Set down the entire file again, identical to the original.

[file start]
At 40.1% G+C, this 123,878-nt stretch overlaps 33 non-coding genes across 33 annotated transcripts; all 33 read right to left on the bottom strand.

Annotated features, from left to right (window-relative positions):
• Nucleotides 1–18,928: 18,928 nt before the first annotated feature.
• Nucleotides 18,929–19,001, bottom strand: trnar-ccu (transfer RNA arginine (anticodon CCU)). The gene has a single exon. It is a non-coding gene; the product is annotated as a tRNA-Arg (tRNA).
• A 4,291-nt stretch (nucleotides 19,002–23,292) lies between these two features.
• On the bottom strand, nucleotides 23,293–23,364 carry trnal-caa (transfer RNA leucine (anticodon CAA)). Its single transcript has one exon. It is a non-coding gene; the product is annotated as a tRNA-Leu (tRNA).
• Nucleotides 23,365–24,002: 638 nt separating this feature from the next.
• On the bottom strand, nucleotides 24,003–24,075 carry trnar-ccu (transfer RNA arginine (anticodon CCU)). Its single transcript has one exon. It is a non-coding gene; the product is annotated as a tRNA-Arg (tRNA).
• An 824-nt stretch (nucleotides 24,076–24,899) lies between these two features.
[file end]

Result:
At 40.1% G+C, this 123,878-nt stretch overlaps 33 non-coding genes across 33 annotated transcripts; all 33 read right to left on the bottom strand.

Annotated features, from left to right (window-relative positions):
• Nucleotides 1–18,928: 18,928 nt before the first annotated feature.
• Nucleotides 18,929–19,001, bottom strand: trnar-ccu (transfer RNA arginine (anticodon CCU)). The gene has a single exon. It is a non-coding gene; the product is annotated as a tRNA-Arg (tRNA).
• A 4,291-nt stretch (nucleotides 19,002–23,292) lies between these two features.
• On the bottom strand, nucleotides 23,293–23,364 carry trnal-caa (transfer RNA leucine (anticodon CAA)). Its single transcript has one exon. It is a non-coding gene; the product is annotated as a tRNA-Leu (tRNA).
• Nucleotides 23,365–24,002: 638 nt separating this feature from the next.
• On the bottom strand, nucleotides 24,003–24,075 carry trnar-ccu (transfer RNA arginine (anticodon CCU)). Its single transcript has one exon. It is a non-coding gene; the product is annotated as a tRNA-Arg (tRNA).
• An 824-nt stretch (nucleotides 24,076–24,899) lies between these two features.